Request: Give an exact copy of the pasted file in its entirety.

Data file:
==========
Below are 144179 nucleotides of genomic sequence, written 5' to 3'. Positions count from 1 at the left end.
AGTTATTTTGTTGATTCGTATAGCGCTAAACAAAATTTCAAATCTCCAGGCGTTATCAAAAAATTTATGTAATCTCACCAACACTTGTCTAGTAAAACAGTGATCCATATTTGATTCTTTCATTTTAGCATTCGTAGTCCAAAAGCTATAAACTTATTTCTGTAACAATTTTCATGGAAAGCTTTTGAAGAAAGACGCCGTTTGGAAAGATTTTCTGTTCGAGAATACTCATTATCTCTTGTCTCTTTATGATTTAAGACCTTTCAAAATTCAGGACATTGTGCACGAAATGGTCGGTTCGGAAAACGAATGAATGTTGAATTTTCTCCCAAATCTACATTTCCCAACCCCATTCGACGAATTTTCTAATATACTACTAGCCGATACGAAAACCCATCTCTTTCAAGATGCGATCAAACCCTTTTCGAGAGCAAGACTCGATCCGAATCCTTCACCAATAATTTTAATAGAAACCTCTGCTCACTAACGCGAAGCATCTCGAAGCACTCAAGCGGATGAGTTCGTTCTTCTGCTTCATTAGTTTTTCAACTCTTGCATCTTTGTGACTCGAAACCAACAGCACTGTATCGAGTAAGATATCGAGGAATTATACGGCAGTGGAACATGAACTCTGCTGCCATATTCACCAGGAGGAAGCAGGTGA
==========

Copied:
Below are 144179 nucleotides of genomic sequence, written 5' to 3'. Positions count from 1 at the left end.
AGTTATTTTGTTGATTCGTATAGCGCTAAACAAAATTTCAAATCTCCAGGCGTTATCAAAAAATTTATGTAATCTCACCAACACTTGTCTAGTAAAACAGTGATCCATATTTGATTCTTTCATTTTAGCATTCGTAGTCCAAAAGCTATAAACTTATTTCTGTAACAATTTTCATGGAAAGCTTTTGAAGAAAGACGCCGTTTGGAAAGATTTTCTGTTCGAGAATACTCATTATCTCTTGTCTCTTTATGATTTAAGACCTTTCAAAATTCAGGACATTGTGCACGAAATGGTCGGTTCGGAAAACGAATGAATGTTGAATTTTCTCCCAAATCTACATTTCCCAACCCCATTCGACGAATTTTCTAATATACTACTAGCCGATACGAAAACCCATCTCTTTCAAGATGCGATCAAACCCTTTTCGAGAGCAAGACTCGATCCGAATCCTTCACCAATAATTTTAATAGAAACCTCTGCTCACTAACGCGAAGCATCTCGAAGCACTCAAGCGGATGAGTTCGTTCTTCTGCTTCATTAGTTTTTCAACTCTTGCATCTTTGTGACTCGAAACCAACAGCACTGTATCGAGTAAGATATCGAGGAATTATACGGCAGTGGAACATGAACTCTGCTGCCATATTCACCAGGAGGAAGCAGGTGA